The same applies to the educational directors in congregations. “It’s about being an educational leader who is going to be engaged with adult learning, early childhood programs, and family education. But the reality is that one person can’t do it all. That’s an issue that we are trying to get congregations to pay attention to – the need for someone to be in charge of lifelong Jewish learning, with others working with that person to actually direct the components of congregation-wide education. There are few congregations that are visionary enough to understand that model and many others who do not have the resources to implement such a model. The implications for staffing visionary congregational education are tremendous.” Acknowledging that there are not enough educators with the sophisticated graduate training provided by the RHSOE and the New York School of Education, Lee feels an intense responsibility to enhance the qualifications for the many congregational educators currently in the field who do not have degrees or professional training in Jewish education. The need to provide additional knowledge and skills to these congregational educators is under discussion between HUC-JIR and the URJ. The stakes are great because “unless we have people in congregational education at that level of Jewish educational and organizational knowledge, we’re never going to be able to respond to those congregations aspiring to reimagine education and create a community of learners.”

The challenge, overall, is how to create the conditions that would bring more talented people into Jewish education and promote the idea that rigorous study and preparation is necessary to produce well-qualified Jewish educators. “Too many people, including lay leaders and the youth in our own Movement, see Jewish educators as underpaid, undervalued, and not requiring serious Jewish study. While such perceptions are not supported by reality, they demean the profession and impact on the numbers of people entering the field, or sustaining careers in the field. The resulting shortage presents a threat to Jewish continuity.” Lee asserts “Jewish education is fundamental to ensuring the Jewish future. In order to have Jews who are committed to Judaism in a substantial way, to have Jews who go from a biological identification as a Jew to a chosen identity as a Jew, they need Jewish learning. You can’t get from one kind of identification to the other without knowing something about the tradition and history and without having Jewish experiences.”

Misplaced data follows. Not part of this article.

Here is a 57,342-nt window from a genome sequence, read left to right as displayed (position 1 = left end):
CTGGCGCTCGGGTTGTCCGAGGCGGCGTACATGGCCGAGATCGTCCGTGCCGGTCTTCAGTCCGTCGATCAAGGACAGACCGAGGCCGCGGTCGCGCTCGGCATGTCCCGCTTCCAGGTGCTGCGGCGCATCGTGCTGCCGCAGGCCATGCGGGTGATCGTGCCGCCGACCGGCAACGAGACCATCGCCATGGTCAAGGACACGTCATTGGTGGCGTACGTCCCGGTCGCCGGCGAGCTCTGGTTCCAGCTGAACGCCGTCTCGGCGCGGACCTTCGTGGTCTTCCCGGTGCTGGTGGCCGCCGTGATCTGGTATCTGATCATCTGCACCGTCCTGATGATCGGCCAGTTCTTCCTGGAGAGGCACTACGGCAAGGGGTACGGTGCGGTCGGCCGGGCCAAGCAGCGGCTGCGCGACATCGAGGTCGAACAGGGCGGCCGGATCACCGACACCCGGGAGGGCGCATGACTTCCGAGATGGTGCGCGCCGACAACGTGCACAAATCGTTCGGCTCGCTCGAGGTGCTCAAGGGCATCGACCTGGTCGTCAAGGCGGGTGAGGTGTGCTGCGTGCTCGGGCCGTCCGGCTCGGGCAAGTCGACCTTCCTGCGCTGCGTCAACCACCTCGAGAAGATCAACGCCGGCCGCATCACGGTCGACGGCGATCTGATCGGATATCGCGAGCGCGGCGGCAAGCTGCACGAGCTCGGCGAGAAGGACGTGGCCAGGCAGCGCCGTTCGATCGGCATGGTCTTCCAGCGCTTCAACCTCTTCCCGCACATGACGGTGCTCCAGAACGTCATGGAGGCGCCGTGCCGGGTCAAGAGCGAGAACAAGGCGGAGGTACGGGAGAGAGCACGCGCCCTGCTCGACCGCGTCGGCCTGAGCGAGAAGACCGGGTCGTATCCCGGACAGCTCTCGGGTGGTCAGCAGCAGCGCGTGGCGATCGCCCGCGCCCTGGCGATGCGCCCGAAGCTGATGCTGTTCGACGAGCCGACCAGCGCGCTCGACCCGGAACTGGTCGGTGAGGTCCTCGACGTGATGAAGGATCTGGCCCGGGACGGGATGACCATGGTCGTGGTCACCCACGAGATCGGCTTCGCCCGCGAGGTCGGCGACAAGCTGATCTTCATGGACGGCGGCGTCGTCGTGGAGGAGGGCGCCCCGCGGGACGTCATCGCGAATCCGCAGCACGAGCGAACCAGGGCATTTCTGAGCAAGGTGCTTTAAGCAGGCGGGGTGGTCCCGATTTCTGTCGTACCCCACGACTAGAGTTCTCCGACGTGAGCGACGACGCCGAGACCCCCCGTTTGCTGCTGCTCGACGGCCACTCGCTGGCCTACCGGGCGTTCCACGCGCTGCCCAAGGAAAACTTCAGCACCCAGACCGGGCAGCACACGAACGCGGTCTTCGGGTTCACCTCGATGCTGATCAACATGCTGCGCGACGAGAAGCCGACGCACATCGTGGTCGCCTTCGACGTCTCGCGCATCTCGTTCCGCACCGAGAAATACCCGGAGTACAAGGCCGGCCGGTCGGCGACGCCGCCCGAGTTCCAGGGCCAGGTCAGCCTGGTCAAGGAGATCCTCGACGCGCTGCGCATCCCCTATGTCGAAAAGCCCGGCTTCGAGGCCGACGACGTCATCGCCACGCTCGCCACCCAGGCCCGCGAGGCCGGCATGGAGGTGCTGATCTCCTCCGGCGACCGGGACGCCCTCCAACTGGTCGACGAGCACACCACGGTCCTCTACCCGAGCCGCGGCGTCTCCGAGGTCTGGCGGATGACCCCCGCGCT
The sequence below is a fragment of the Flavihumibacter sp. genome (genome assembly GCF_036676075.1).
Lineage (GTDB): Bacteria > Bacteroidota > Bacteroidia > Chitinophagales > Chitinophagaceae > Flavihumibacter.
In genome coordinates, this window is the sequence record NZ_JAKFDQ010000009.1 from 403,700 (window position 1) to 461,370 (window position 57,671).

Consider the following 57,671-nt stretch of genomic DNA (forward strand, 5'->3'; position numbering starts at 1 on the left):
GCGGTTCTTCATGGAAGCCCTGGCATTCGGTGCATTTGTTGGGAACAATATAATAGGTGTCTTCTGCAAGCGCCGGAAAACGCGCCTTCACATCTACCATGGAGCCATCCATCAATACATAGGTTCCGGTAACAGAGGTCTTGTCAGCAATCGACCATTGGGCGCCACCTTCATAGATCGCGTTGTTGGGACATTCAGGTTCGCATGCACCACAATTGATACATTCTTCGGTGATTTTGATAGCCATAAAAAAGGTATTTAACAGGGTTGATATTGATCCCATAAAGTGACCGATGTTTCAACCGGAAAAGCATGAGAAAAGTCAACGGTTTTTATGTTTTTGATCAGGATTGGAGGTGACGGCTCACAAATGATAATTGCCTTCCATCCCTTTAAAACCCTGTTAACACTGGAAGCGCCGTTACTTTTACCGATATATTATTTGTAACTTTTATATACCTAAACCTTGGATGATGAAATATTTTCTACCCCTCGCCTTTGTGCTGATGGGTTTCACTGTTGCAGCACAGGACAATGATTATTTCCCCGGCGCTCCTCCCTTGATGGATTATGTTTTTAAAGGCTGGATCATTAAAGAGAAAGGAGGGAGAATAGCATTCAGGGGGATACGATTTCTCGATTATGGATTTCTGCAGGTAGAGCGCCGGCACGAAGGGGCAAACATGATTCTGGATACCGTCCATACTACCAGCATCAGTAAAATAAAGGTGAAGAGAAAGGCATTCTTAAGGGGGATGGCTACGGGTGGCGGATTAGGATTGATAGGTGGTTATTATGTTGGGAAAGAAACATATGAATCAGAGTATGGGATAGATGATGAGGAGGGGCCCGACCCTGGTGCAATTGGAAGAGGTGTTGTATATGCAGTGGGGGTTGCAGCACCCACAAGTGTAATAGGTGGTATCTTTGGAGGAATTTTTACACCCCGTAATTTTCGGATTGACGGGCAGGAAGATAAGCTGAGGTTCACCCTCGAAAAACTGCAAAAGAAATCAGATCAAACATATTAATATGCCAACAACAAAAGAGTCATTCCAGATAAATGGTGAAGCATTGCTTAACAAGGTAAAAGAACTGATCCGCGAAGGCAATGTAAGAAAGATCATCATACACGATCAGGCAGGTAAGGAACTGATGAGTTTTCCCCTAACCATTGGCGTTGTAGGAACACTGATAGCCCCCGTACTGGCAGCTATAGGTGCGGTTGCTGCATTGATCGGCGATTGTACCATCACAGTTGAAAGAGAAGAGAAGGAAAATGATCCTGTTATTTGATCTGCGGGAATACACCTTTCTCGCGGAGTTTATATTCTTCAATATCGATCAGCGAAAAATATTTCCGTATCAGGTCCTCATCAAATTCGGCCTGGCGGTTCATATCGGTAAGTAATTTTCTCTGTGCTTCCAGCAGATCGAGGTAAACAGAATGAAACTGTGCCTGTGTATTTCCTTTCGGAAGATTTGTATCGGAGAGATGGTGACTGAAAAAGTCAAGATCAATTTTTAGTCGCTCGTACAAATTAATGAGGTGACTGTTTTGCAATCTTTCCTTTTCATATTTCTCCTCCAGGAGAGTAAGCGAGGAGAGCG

And why are Jewish education and Jewish educators so important? “We are trying to take people who are born Jews and help them become committed Jews. And we have to think of all of the ways in which we can connect them to Jewish learning and tradition, from family education to adult learning and beyond. Who creates those experiences and learning structures? For the most part Jewish educators do it and, in the best of circumstances, work in close collaboration with their clergy colleagues and the lay people of their institutions.”

The challenges are daunting, since Jews for the most part no longer live in traditional Jewish environments. “The pervasive Jewish structure of my childhood neighborhood does not exist in the contemporary environment. So we need communities and structures to replace that natural or organic Jewish environment and extended family. Jews tend to have their Jewish experiences in the synagogue, in day schools, and in Jewish camps. We have to bring them into such Jewish communities, where they can see Jewish life lived, and they can experience it. We hope that we can empower them to take Judaism home with them. So the role of Jewish education and Jewish educators in creating those communities and those learning experiences, and empowering people to make their homes and lives more Jewish, is critically important. We need Jewish educators who can construct compelling Jewish communities, Jewish environments, and Jewish experiences.”

Lee describes the education field as an area of greater growth and diversity than years ago. “It’s not a field just of religious school principals and day school heads and teachers, but JCC educators, communal programming educators, family educators, and adult educators. There are so many jobs out there.” HUC-JIR’s education alumni are able to enjoy increasingly challenging and diverse careers, as they move from one venue to another, using their finely honed and transferable leadership skills and knowledge. Implicit in all of this, of course, is the notion of lifelong continuing education for educators in the field.

Back in her office, surrounded with photos of all of her graduating classes, Lee maintains a close, mentoring relationship with her alumni – continuing to ask probing questions, analyzing situations, and suggesting solutions. Looking to the future, Lee’s energies are centered on several objectives: developing new programmatic initiatives for the RHSOE, working with the URJ on enhancing the qualification of educators, and strengthening the RHSOE alumni association and alumni continuing education. Her dream is to develop HUC-JIR’s Rhea Hirsch School of Education into a major research center for Jewish education, bringing together the best minds and practitioners to explore the most profound issues and questions.